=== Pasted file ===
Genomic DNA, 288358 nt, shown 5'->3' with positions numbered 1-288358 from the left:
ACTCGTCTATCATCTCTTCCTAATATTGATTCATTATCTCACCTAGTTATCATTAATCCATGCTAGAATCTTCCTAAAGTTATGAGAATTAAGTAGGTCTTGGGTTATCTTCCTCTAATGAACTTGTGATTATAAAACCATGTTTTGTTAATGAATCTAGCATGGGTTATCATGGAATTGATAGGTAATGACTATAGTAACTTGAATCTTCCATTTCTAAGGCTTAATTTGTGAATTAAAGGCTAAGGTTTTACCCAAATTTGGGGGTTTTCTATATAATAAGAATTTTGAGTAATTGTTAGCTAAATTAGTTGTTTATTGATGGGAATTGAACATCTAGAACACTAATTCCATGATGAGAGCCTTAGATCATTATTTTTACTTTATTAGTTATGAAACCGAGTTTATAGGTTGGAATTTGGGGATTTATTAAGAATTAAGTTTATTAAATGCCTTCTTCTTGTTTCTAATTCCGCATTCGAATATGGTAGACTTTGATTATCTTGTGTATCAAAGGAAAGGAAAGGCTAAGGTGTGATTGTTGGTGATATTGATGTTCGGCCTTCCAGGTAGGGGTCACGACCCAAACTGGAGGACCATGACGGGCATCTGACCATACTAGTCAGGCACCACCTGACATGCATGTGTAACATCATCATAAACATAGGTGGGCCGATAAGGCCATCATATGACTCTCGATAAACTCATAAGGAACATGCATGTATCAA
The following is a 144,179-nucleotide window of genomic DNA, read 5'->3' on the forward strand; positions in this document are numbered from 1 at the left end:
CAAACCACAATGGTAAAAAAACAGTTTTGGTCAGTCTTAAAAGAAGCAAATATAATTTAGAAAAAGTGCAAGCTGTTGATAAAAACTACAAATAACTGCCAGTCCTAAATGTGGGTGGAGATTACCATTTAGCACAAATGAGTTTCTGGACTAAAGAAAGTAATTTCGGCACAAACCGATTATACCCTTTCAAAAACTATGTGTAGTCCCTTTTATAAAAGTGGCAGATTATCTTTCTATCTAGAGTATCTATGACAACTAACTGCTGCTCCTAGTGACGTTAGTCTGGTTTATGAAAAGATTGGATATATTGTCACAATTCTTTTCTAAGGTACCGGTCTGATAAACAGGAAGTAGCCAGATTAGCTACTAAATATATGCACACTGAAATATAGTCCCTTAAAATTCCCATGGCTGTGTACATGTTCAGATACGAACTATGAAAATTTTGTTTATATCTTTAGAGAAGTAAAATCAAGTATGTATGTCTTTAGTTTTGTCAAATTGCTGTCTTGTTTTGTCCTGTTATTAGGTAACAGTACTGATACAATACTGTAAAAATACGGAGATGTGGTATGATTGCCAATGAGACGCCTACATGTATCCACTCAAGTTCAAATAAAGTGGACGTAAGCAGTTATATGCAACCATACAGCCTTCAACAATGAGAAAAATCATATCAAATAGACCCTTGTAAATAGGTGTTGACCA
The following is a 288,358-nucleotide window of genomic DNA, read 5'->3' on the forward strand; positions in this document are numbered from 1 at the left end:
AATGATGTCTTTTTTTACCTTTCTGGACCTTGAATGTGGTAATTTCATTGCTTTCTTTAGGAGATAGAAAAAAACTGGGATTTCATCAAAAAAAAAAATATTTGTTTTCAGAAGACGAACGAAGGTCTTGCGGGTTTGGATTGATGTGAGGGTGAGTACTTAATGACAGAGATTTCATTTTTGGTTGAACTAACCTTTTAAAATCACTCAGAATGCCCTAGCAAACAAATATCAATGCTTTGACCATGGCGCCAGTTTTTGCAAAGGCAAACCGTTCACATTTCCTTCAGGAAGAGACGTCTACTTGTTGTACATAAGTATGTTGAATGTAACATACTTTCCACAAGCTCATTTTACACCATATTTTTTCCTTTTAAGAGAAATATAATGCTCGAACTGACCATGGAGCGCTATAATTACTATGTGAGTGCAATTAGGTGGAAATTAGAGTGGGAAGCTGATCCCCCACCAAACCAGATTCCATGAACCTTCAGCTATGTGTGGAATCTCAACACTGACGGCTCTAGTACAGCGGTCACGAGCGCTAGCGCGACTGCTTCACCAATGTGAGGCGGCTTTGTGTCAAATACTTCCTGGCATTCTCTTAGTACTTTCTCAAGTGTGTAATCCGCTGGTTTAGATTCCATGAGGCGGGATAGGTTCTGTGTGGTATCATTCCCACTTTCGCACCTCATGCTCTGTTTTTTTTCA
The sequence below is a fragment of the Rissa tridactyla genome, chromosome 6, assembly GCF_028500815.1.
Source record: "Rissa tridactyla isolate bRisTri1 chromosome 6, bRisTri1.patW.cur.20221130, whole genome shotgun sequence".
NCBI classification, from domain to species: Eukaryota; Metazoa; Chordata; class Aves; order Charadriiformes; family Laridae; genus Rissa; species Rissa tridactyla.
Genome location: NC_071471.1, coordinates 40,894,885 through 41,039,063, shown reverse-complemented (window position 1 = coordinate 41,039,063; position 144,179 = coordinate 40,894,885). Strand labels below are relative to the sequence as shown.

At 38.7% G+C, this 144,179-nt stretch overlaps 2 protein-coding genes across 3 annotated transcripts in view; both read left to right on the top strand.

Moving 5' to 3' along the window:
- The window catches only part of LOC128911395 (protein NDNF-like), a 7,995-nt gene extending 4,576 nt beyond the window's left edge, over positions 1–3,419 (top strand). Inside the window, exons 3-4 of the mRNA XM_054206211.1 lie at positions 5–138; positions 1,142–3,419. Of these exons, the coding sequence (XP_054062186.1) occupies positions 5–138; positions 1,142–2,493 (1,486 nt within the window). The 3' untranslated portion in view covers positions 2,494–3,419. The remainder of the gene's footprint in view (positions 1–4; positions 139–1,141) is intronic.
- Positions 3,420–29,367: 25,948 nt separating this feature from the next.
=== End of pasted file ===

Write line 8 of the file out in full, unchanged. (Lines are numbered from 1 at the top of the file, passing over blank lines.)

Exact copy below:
Source record: "Rissa tridactyla isolate bRisTri1 chromosome 6, bRisTri1.patW.cur.20221130, whole genome shotgun sequence".